The theory of “Calories In, Calories Out” really doesn’t work, primarily because we are not machines with a single fuel source and only one way to store and burn fuel. Our bodies are hormonal and those hormones have a tremendous effect on how we burn and store fuel, both glycogen and fat.
How many times have we heard that a calorie is a calorie? This is beyond an over simplification. It just isn’t true. Our bodies store and burn primarily two different types of fuel- fat and glycogen. We have two different metabolic systems- aerobic, being fat burning and anaerobic which burns glycogen.
Have you ever felt sluggish a couple hours after a starchy meal? Of course you have. And your first instinct, since taking a nap may not be practical at the moment, is to eat again to try to regain some energy. Generally the choice, or craving, will be for another starchy food to get your blood sugar back up.
Insulin sensitivity is important to allow our bodies to store fuel in muscle cells- otherwise all fuel is shuttled to our fat cells to be stored as fat. Resistance training is a great way to improve insulin sensitivity because it drains the glycogen stores in our muscles and creates a demand on our bodies to refuel them, either from the food that we eat or from fat cells.
Intermittent fasting provides a longer fasted period during the day during which your body has to rely more on fat stores. This may take a couple weeks to get used to at first, but your body will get more efficient at releasing and using stored fat for fuel and will supply your energy needs until your first meal, usually around lunch time. Ideally you want to have about a 16 hour window from the last time you ate the day before until your first meal the next day.
We see a lot of farm raised fish in the grocery stores these days but if you are wanting the health benefits of omega 3 fatty acids you won’t find them in these grain fed fish. Grains contain primarily omega 6 fatty acids which are inflammatory, as opposed to anti-inflammatory omega 3’s. Omega 3’s are found in the meat of fish that eat green food like kelp and seaweed, not corn.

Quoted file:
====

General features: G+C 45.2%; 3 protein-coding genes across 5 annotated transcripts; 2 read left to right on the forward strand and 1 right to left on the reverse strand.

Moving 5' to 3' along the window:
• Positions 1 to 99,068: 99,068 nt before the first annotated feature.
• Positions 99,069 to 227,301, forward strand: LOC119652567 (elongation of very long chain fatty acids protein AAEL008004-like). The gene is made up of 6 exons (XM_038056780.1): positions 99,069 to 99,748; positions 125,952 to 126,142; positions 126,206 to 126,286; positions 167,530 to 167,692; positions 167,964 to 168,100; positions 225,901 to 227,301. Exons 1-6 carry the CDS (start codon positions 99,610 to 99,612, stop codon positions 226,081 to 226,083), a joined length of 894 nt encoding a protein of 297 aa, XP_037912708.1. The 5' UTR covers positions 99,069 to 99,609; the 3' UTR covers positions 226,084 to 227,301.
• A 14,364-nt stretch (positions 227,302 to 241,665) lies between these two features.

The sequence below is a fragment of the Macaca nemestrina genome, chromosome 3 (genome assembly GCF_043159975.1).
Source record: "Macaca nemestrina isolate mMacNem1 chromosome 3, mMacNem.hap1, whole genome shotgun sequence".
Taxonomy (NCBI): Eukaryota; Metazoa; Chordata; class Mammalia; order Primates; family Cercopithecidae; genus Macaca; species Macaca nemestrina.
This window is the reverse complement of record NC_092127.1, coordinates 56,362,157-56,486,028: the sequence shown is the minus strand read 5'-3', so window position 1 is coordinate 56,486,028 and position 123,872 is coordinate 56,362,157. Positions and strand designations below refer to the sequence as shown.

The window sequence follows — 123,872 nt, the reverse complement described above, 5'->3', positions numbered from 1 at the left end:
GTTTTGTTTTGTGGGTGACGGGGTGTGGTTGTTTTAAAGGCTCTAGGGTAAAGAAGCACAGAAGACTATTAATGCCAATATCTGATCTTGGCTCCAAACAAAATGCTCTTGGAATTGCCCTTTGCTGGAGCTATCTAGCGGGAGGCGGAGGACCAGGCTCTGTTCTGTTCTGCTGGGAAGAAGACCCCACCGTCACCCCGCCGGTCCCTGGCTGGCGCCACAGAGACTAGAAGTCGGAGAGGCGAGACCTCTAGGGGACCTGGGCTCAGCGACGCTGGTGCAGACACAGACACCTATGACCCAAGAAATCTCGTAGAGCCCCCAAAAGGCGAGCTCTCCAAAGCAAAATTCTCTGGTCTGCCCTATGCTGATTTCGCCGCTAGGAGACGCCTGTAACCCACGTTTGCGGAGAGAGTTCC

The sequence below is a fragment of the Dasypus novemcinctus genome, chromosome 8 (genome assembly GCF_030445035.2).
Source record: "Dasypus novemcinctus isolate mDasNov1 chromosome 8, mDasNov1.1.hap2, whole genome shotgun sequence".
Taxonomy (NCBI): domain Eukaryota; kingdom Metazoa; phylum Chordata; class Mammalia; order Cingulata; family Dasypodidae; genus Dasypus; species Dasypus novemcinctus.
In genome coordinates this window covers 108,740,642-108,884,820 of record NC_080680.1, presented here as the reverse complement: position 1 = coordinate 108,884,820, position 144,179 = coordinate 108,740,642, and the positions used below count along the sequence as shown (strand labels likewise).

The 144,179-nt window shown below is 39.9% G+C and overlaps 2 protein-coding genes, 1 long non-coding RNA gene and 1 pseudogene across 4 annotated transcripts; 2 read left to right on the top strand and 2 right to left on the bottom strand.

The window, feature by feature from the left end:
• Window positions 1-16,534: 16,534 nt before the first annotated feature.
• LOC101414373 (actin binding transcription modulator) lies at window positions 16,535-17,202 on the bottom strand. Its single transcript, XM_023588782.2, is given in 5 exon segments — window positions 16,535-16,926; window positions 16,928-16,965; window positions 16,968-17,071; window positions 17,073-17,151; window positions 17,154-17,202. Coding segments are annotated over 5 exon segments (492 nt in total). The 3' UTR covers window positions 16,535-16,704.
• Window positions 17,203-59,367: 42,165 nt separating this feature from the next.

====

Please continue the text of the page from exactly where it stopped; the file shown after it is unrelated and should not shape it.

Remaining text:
We hear a lot about things we can do to boost our metabolism but how much of an impact do those actions really make? The majority of our metabolic rate comes from organ function and supporting our tissues. About 10% comes from the digestion of food (TEF) called the Thermic Effect of Food and 10-20% from our activity, depending on how active we are.
Interval training or high intensity interval training (HIIT) is a great way to train your heart muscle and max out your fat burning metabolism. When you cross your anaerobic threshold, usually around 80% of your max heart rate, it is because the energy demand of your activity has maxed out the capacity of your aerobic metabolism and needs more energy to continue at that pace. Your aerobic metabolism doesn’t stop. It continues at full capacity, breaking down fat, using oxygen, to provide as much energy as it can while your anaerobic metabolism ramps up, adding more stored glycogen to the available energy pool.
One of the biggest concerns or “scares” of a low carb, high fat diet is the fear of heart disease from an increased intake of saturated fat and cholesterol. The low fat dogma of 70’s and 80’s is embedded deep, even into the text books of doctors and nutritionists who are advising people about weight loss, diabetes and heart disease, telling them to reduce fat and eat more “whole grains”. Of course this couldn’t be further from the truth since the real culprits for these diseases, and their recent increase, are sugar and the modern, super engineered dwarf wheat.